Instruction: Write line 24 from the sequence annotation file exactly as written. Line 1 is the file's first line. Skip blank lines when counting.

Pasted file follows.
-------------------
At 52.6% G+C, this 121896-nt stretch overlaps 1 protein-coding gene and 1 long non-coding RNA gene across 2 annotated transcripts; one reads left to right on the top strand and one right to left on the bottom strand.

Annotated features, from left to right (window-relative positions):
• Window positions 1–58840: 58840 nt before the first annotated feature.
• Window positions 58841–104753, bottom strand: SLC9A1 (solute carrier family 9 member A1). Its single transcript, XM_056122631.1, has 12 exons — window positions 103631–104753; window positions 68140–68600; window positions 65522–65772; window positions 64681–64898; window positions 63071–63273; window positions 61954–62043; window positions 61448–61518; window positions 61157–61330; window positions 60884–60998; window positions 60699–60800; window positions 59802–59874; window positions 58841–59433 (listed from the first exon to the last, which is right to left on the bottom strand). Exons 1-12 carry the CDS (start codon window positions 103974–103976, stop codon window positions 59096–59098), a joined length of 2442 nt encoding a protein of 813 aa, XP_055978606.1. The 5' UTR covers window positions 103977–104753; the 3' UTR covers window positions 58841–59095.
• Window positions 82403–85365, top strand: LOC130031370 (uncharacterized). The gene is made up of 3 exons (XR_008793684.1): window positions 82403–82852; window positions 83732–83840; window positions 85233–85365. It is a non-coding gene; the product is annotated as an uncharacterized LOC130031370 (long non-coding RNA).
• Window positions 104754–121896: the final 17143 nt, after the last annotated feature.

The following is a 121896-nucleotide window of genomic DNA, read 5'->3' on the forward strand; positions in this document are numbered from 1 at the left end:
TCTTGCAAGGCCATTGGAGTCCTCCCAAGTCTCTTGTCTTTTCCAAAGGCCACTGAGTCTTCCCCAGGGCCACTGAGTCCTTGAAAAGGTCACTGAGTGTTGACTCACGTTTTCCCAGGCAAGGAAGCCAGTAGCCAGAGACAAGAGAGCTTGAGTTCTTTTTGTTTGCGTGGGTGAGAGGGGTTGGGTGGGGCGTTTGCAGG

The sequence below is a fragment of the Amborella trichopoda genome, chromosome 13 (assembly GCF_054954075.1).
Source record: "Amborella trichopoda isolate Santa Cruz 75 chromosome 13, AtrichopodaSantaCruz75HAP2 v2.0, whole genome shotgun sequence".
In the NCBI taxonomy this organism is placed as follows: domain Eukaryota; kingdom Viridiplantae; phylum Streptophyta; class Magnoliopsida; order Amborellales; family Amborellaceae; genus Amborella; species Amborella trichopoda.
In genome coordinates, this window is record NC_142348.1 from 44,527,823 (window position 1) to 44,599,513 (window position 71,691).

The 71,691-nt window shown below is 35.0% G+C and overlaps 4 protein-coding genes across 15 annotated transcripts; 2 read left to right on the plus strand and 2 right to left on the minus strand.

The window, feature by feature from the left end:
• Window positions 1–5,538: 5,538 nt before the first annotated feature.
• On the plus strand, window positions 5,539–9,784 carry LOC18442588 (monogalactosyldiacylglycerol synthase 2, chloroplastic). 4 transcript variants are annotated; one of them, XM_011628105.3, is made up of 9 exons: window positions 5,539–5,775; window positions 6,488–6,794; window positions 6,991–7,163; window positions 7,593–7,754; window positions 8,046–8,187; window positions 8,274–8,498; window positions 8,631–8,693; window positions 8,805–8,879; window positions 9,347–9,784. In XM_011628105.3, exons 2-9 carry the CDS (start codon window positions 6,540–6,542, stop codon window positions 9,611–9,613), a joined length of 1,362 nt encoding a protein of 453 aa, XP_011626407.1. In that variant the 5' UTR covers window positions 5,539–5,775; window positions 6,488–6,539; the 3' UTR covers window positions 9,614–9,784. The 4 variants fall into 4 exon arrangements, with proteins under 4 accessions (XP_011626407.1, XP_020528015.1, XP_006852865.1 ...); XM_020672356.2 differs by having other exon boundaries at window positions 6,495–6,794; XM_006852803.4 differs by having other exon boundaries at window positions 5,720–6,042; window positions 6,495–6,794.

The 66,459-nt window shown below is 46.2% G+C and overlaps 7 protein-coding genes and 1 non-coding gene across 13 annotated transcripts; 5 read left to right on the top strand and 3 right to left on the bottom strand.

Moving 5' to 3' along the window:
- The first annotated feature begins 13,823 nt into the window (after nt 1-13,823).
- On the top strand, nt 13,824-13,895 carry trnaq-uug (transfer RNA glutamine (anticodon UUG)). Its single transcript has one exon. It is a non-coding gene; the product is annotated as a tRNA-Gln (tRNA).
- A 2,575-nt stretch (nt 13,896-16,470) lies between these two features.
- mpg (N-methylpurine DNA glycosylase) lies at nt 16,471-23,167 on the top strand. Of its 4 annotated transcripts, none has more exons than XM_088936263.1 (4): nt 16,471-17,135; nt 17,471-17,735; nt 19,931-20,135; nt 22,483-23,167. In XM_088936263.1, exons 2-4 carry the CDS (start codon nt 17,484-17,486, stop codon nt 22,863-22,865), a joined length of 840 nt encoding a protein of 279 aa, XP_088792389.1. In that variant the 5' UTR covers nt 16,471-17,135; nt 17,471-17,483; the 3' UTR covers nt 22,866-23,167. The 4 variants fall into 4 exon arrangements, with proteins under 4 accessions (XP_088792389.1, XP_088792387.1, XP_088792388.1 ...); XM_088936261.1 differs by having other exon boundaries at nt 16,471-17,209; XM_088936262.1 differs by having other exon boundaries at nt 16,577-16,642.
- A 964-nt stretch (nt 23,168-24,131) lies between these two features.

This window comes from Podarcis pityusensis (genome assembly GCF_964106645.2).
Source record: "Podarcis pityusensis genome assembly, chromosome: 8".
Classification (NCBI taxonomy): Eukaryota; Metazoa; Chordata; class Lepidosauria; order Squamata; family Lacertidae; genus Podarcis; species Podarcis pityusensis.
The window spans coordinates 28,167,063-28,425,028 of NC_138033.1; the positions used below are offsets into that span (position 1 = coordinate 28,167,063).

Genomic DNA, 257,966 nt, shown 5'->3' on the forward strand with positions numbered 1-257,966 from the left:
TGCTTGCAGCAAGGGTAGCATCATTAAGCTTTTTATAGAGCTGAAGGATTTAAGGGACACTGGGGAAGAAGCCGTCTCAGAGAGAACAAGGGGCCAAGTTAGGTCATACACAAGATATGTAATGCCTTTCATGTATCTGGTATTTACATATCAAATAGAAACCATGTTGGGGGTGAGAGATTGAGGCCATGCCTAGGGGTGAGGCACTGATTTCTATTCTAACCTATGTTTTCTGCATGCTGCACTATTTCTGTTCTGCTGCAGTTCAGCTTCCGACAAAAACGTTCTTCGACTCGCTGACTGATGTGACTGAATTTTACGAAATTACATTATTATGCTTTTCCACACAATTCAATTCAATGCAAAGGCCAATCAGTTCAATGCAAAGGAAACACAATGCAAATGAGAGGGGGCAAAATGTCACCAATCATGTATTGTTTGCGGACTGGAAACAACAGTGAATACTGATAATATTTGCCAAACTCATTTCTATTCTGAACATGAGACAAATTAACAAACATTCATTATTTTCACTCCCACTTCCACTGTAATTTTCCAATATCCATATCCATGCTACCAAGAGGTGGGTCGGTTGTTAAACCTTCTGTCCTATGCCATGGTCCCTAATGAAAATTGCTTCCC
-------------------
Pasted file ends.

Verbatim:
This window comes from Podarcis pityusensis (genome assembly GCF_964106645.2).